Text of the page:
Saint Polycarp’s martyrdom, as well as his life, is celebrated by the Christian church on his feast day, February 23rd. On this day, the faithful remember the life and legacy of this great bishop, writer, and martyr. In many churches, services are held in his honor, and his writings are read and studied.
St. Polycarp’s patronage of Smyrna, candle-makers, and those who suffer from earaches has an interesting history. Smyrna was the city where Saint Polycarp was bishop, and it was also the site of his martyrdom. Candle-makers were associated with St. Polycarp because, during his martyrdom, a great fire was lit to burn him at the stake.
However, the flames refused to consume him, leading his executioners to eventually kill him with a sword. This miraculous event is often depicted in art with St. Polycarp surrounded by flames but unharmed. The patronage of earaches comes from a story that, during a visit to a home, St. Polycarp healed a young boy who was suffering from an earache.
In conclusion, St. Polycarp was a beloved bishop, writer, and martyr of the early Christian church. His unwavering faith, his pastoral care, and his close association with the apostles make him an essential figure in Christian history. His writings and teachings provide valuable insights into the beliefs and practices of the early church, and his example serves as a model for Christians today.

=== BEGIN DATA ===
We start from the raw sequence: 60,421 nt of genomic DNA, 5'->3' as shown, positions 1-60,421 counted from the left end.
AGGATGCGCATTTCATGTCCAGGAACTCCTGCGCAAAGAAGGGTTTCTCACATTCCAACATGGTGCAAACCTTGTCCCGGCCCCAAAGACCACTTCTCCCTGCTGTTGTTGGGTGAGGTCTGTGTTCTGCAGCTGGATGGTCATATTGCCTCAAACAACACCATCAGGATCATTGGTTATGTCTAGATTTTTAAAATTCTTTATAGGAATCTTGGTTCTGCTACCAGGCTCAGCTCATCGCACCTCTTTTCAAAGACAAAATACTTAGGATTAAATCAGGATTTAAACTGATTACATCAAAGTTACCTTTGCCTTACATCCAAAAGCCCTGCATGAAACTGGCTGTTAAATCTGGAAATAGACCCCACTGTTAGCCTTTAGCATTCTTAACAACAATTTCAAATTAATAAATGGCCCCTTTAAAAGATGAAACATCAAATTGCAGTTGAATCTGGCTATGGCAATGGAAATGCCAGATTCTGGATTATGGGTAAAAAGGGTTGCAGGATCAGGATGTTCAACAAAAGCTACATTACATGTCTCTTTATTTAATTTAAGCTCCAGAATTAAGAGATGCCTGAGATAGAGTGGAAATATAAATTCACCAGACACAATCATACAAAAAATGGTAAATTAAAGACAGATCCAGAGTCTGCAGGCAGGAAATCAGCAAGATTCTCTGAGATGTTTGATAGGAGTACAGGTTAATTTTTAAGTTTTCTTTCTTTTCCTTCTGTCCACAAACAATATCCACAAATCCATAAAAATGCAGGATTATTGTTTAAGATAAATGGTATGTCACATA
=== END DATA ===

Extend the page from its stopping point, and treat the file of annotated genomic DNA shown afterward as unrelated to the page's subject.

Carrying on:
His relics are believed to be in two locations, the Church of St. Polycarp in Smyrna, and the Basilica of San Carlo al Corso in Rome. He is the patron saint of Smyrna, candle-makers, and those who suffer from earaches. His feast day is celebrated on February 23rd, and he is remembered and honored for his life and legacy.
Are You Inspired?
Are the lessons you’ve learnt today motivating you? I enjoy discussing the saints’ life. Visit our blog HERE for more commendable saints! You could study World War 1 saints like Saint Maria Bertilla Boscardin or a woman who was captured into slavery, became a nun and is now a saint like St Josephine of Bakhita, for instance.
You can join us every day as we discover more about the Saint of the Day, did you know that. Please take a moment to sign up for my daily saint emails, which will be sent directly to your inbox. I make it brief because I realize people are busy, but I also want you to learn a lot so you can live like a saint like I do.
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Well, that’s all for today.
I’ll see you back tomorrow with another Saint of the Day to inspire you!
God bless you,